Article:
The Witch and the Hundred Knight Review

The Witch and the Hundred Knight Featured

The Witch and the Hundred Knight Boxart

Developer: Nippon Ichi Software
Publisher: NIS America
Platform: PS3

Back before I became a curmudgeon old games reviewer, I spent hours upon hours in Diablo and Diablo II. There was something incredibly appealing about clicking away at enemies in these ARPGs. As such, upon hearing about The Witch and the Hundred Knight I found myself intrigued – if a bit wary. But, curiosity persisted and I’ve ended up playing it. So, is this a game worth pursuing?

Maybe. First, let’s get all the basics out of the way. In this game you start out as a teeny, cute blob creature (supposedly male). A crude, cruel witch finds and names you Hundred Knight because it sounds cool. After a brief tutorial session with her, you’re brought back to the real world where she introduces herself as Metallia and that you are now completely under her command.

Metallia is a monster. She might look like a swamp witch but her meanness never skips a beat. It’s hard to recall that many games where you actually are forced to work under someone who could be quantified as evil. With that weird perspective in place, you go about doing things that you know are wrong but simply have to do anyway. That’s where all the ARPG hacking away at enemies comes in.

The Witch and the Hundred Knight Screenshot 2

The Hundred Knight can equip multiple weapons and get to work beating on everything in sight. Well, there is a bit more strategy to it than that. There’s the ability to chain together multiple weapons for greater attacks, as well as types of weapons which enemies are weak or strong against. The latter is particularly annoying as you may have to frequently switch out weapons when dealing between two distinct creature types.

Another, stranger, feature of The Witch and the Hundred Knight is the GCal system. GCals are effectively a timer placed on you throughout every stage. Work through the whole thing before the GCals deplete or you’re dead! Luckily, there are a variety of ways to replenish it but I still died a lot before figuring out the most efficient methods. That honestly might be one of the biggest issues with the game: Its obsession with systems.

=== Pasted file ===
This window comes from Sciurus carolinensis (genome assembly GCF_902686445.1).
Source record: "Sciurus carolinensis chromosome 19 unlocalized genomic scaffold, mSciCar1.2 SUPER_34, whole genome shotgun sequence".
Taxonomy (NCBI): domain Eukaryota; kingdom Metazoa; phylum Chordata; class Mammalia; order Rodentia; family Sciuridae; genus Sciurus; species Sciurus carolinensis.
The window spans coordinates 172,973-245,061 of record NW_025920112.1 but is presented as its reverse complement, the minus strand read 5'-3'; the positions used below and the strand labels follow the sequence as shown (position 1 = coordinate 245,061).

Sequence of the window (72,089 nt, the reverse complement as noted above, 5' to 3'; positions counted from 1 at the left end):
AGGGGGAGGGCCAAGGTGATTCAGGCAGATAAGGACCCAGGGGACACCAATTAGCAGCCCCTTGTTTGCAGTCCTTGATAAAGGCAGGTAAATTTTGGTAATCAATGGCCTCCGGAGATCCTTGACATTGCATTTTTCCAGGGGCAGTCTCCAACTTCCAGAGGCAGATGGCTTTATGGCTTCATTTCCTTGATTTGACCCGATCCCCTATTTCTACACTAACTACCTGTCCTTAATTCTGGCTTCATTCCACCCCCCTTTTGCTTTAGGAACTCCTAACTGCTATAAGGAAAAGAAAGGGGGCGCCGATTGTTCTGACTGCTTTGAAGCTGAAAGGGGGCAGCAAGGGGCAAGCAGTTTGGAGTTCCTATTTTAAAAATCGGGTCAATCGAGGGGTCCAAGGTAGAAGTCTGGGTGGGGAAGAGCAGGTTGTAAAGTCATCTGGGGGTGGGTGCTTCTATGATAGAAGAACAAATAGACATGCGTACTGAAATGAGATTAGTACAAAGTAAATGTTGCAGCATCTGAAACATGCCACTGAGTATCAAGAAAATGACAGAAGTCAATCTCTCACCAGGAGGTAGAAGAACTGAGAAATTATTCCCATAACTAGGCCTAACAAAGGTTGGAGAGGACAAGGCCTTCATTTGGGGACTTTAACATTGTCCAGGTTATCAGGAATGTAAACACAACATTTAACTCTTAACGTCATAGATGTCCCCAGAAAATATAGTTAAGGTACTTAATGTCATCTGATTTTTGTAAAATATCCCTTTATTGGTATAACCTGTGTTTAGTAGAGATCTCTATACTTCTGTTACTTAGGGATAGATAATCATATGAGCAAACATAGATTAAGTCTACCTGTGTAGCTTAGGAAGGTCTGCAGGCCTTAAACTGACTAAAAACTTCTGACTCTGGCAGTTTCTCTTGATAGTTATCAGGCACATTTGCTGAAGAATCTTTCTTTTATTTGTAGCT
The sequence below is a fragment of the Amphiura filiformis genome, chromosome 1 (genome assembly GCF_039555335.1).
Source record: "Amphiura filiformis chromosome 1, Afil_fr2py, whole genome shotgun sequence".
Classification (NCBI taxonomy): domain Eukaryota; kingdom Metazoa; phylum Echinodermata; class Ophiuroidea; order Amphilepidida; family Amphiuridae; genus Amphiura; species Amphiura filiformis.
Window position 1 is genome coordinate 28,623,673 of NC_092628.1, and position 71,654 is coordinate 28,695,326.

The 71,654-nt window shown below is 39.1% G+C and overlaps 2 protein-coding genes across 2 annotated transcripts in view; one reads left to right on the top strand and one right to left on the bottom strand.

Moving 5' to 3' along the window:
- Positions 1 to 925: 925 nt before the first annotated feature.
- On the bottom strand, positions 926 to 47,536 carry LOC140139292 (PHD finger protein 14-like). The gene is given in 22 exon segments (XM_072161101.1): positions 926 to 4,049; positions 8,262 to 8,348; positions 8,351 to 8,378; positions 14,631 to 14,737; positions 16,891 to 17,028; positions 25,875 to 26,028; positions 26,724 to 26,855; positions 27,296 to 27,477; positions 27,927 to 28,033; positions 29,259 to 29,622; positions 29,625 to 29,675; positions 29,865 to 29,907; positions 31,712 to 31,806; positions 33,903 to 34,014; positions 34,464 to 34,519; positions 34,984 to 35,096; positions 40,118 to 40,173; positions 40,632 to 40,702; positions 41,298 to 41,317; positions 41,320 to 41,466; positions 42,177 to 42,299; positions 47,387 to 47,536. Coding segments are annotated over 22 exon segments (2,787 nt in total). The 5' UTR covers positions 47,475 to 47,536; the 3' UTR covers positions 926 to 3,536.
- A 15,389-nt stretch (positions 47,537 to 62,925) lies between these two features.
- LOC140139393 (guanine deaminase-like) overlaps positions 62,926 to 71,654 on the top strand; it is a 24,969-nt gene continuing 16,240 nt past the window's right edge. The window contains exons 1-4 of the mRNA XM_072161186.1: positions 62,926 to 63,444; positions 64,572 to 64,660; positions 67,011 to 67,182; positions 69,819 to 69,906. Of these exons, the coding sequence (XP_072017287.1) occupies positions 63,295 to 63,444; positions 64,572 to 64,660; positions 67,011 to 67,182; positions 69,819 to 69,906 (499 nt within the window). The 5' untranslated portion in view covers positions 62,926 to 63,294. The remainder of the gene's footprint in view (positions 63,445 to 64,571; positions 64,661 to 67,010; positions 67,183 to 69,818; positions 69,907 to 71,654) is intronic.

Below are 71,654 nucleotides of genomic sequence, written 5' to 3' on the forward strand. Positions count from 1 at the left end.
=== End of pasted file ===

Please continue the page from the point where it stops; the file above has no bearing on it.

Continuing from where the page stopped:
This genre of game doesn’t necessitate massive complexity. And yet, the experience is filled to the brim with them. And for all that work, you can basically ignore 80% of them. Perhaps some will find them intriguing, but that was not a favorable aspect in my opinion. No doubt many will be bothered by Metallia’s attitude as well, but I dug her no-holds-barred cruelty… and was much disappointed by the designer’s intentions with her outfit.

The Witch and the Hundred Knight Screenshot 1

Visually, many have suggested it looks like a game from the PS2 era but I just don’t see it that way. The character models might be simplistic but they honestly looked really good to me. Similarly, the backdrops were nicely fanciful. The biggest problem with them were that foliage would often obstruct the playing field view. The soundtrack definitely meshed with the visuals, and maybe even did it one better. Every song had a real “character” about it and that made levels more enjoyable than they otherwise would’ve been.

It’s a shame, then, that for as simple as the experience could be that it wasn’t all that compelling in the long run. The Witch and the Hundred Knight doesn’t contain that engaging spark that more famous games such as Diablo managed to have. Without it, you’ll simply have to get by on enjoying the visual design, excellent soundtrack, and unusual narrative. All told that’s not a horrible thing but it could have been better.

Score: 2

2 out of 5 alpacas

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